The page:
Sophia Western: Sophia Western is the heroine and like the hero is very generous and kindhearted. He is beautiful and treats people with respect irrespective of their social class. She is courageous and steadfast. She is patient with Tom and in the end is able to reconcile her love for Tom and her filial duty to her father. Sophia’s natural modesty is contrasted with her Aunt Western’s false and pretentious manners.

Mr. Allworthy: Mr. Allworthy is a benevolent gentleman and he is indeed worthy of emulation. He is generous, selfless and so good natured that he fails to see the evil in others but this helps to propel the plot. The novelist uses him as the moral yardstick of the novel.

Master Blifil: Blifil is the antagonist and a foil to Tom Jones. He is the acclaimed legitimate heir of Mr. Allworthy, his uncle. He represents the 18th Century man who appears to be pious, virtuous and principled but underneath is ruled by greed and avarice but his hypocrisy is exposed in

the end.

Jenny Jones: Initially, Jenny Jones who later appears as Mrs. Waters is presumed to be Tom’s mother and is banished by Allworthy. She seduces Tom and in the end aided the resolution of the novel through important revelations about Tom’s true mother, Blifil’s true character, and the information about the duel that facilitates Tom’s release from prison. She later marries Parson Supple.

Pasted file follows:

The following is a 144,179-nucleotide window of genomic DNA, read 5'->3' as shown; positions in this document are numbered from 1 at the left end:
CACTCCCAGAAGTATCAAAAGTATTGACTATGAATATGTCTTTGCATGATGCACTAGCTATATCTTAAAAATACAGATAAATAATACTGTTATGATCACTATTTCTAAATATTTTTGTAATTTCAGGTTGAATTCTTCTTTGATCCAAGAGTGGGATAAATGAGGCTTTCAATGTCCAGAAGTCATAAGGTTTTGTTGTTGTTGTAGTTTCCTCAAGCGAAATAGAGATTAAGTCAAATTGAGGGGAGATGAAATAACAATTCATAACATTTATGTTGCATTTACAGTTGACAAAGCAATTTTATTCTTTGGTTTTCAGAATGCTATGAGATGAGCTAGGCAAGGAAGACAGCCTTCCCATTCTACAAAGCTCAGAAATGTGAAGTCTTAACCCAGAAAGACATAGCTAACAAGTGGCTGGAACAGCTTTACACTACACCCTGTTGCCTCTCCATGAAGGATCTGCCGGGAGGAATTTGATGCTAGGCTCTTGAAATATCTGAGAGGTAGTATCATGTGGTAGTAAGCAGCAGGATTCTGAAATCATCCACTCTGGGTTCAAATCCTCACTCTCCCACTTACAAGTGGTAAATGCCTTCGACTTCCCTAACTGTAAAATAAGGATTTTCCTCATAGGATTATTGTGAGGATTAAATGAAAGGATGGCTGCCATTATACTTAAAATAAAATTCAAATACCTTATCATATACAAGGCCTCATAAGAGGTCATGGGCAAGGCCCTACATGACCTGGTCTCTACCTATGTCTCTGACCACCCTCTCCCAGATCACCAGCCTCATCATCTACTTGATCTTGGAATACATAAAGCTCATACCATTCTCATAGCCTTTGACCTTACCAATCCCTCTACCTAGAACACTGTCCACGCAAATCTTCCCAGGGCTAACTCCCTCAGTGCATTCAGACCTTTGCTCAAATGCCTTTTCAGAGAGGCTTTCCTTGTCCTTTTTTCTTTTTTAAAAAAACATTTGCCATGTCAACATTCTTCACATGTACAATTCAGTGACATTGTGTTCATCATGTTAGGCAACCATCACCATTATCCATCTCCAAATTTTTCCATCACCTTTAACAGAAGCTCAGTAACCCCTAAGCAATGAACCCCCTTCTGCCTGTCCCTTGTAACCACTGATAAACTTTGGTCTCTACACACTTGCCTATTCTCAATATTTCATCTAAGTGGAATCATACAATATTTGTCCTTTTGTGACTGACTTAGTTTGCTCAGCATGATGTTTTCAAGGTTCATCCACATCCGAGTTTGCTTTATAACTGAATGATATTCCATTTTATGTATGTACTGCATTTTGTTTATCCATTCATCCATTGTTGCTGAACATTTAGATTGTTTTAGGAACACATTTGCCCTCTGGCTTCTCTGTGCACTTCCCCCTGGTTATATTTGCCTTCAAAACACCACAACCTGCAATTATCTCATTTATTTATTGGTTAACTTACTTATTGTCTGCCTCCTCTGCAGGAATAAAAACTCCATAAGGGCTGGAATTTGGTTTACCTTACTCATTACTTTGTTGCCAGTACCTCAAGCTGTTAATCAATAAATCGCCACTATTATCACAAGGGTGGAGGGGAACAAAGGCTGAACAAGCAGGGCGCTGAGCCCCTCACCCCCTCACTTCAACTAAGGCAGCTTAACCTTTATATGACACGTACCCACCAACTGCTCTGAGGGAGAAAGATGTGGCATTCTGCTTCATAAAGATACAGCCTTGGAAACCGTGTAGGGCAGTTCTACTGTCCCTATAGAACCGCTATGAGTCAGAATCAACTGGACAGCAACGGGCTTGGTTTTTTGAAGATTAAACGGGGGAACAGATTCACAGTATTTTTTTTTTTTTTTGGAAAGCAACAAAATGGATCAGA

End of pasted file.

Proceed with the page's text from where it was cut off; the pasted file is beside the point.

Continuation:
Bridget Allworthy: Bridget Allworthy is the real mother of Blifil and Tom. She is unattractive so resents beautiful women. After the birth of Blifil, she is undecided on the level of her affection to each child but before she dies, she becomes devoted to Tom mainly because of his good looks and gallantry and perhaps, she has seen through Blifil’s hypocrisy. Other characters in the novel include Lady Bellaston Harriet Fitzpatrick, Mr. Fitzpatrick,Mr. Dowling, Square, Mrs. Miller and many others.


Fielding tries to adhere to 18th Century conventions of decorum and good sense in literature. His presents his story in the comic mode and using a satirical style he explores issues of social concern like the society’s hypocrisy, follies, foibles and vices of his age. Another technique he adopts in the novel is the commentary on his characters and the presentation of introductory prefaces to explain certain issues. This technique is criticised by some scholars who feel that such description destroys the illusion of reality in the novel. He also uses the narrator.


Henry Fielding was a great 18th Century novelist who contributed immensely to the development of the English novel. His technique allows for a panorama of his society and also for him to make comments on his characters. This authorial comment reminds the reader that he/she is reading a novel but is seen as a flaw by some critics because it destroys the element of verisimilitude in the novel.

In this article we have studied another 18th Century novel Tom Jones by Henry Fielding. In the novel, he exposes the widespread snobbery that was prevalent in a society which is rigidly stratified, where deference is paid to people with titles and the poor snubbed. Unfortunately, even those who are much lower down the social ladder try to be patronising to those they see as their social inferiors. With the character Tom Jones, he introduced a new kind of fictional hero in the form of a good hearted, well intentioned, generous young man with ordinary human weakness who yields to temptation and commits errors in judgment like any human.